A Saudi blog

A Saudi blog
: There’s a Saudi blogger! called Religious Policeman. His mission:

A Saudi man’s diary of life in the “Magic Kingdom”, where the Religious Police ensure that everything remains as it was in the Middle Ages.

In Memory of the lives of 15 Makkah Schoolgirls, lost when their school burnt down on Monday, 11th March, 2002. The Religious Police would not allow them to leave the building, nor allow the Firemen to enter.

The latest post:

When the Saudi people finally rise up in revolt and throw out the House of Saud, it won’t be for democratic reform, and it won’t be for an islamic republic. It’ll be about mobile phones.

So there’s the first crack in the wall. I’ll predict we’ll soon be seeing more Saudi blogs… and more and more…[Thanks, Easycure!]

  • michael

    Not to be overly skeptical, but how exactly do you know such blogs are really from Saudi Arabia?
    On the Internet, no one konws if I’m a dog, a Saudi, or a government propagandist.

  • onecent

    Good question, Michael
    When I see perfect English at a site attributed to a foreign blogger, I’m skeptical too.

  • Eric E. Coe

    Yes, but the flavor seems very local in suprising ways, which an impersonator would have a hard time pulling off. I am willing to give it the benefit of doubt.

  • Well, many Saudis were educated in the States, and many of them speak and write English just fine, so fluency of language doesn’t necessarily mean anything. However, I tend to be suspicious of things that appear just when I want them to.

  • onecent

    Maybe, Eric, but before Jeff discovered him, who was his target audience? I doubt his family, friends or other Saudis. Certainly not using English. Skimming his blog, not one word in Arabic appears anywhere. All of his links are to English language papers we all have access to.
    He probably isn’t misrepresenting himself, either. But, he certainly doesn’t represent the voice of the common Saudi who lacks the skill set in English and blogging to present this refined a foreign journal. Too bad.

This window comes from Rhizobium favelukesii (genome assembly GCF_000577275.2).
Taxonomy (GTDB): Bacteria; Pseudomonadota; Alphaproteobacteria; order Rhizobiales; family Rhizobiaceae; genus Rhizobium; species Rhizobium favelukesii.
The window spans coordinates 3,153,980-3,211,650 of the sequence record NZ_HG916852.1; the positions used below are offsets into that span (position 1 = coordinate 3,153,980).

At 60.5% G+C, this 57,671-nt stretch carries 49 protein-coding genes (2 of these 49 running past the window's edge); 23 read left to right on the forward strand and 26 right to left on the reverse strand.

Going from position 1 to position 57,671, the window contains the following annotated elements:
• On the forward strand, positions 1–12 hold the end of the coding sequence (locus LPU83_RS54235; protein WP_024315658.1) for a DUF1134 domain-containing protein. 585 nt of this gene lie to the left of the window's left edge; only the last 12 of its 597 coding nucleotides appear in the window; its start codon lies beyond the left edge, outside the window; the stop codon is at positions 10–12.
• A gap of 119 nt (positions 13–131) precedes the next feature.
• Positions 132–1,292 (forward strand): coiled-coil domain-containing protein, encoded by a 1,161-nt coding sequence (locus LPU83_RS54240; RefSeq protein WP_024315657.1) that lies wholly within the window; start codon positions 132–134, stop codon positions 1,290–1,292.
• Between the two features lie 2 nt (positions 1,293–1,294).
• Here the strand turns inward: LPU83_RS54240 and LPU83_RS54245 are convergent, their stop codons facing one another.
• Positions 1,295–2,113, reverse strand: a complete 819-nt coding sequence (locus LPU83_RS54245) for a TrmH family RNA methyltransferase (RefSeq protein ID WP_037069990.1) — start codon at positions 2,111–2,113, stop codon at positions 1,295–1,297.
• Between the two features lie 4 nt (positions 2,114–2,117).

• Sortelli

    I knew those nasty newfangled mobile phones would be at the root of social unrest someday. . .

  • advil

    I been reading an excerpt from a suidi blog what call my attention is the fact of the 15 Makkah Schoolgirls tragic event, what call my attention is the date March 11th, 2002, the same day 2 years after a massive attack ocurred in Madrid, could it be casual?

  • Unfortunately you can be sure this blogger represents a minority in S.Arabia. He is most likely wealthy, highly educated, and very western oriented, I’m guessing this doesn’t represent an average citizen there. Therein lies the problem, the real cracks in the wall would be if ordinary Saudi’s were online doing this, especially in their own language. Still…. couldn’t hurt.

  • dick

    If he wrote in his native language would you be able to read what he wrote?
    Granted we need some ordinary Saudis blogging, we also need a good translation medium or translator to keep the idiom while making it intelligible. We also need someone to explain the societal differences portrayed.
    Until then this guy is a breath of fresh air. Besides, from my experience the western educated foreigners tend to write better English than the English speakers do. They are not so plugged into the slang and shorthand expressions as we are.

  • F

    I’m not sure if I expect you to take my word for it, but you’d actually be surprised at how many Saudi bloggers there are out there. I’m a Saudi, and although I don’t have a blog, I know many people who do. You’d also be surprised at how well many of them speak (and write) English which, contrary to what you might think, doesn’t mean they’re foreigners staging as Saudis, but that they’re simply educated and speak a second language. As for WHY they write in English and not in Arabic,it’s partly because the internet is just easier to work in English. It’s also easier to find if you’re searching, and it’s a universal language (WORLD wide web). If they were aiming at their friends and family they would have just told them face-to-face or typed in Arabic. It’s for non-Arabic speakers (of any nationality) who are interested in the daily happenings and opinions of a Saudi.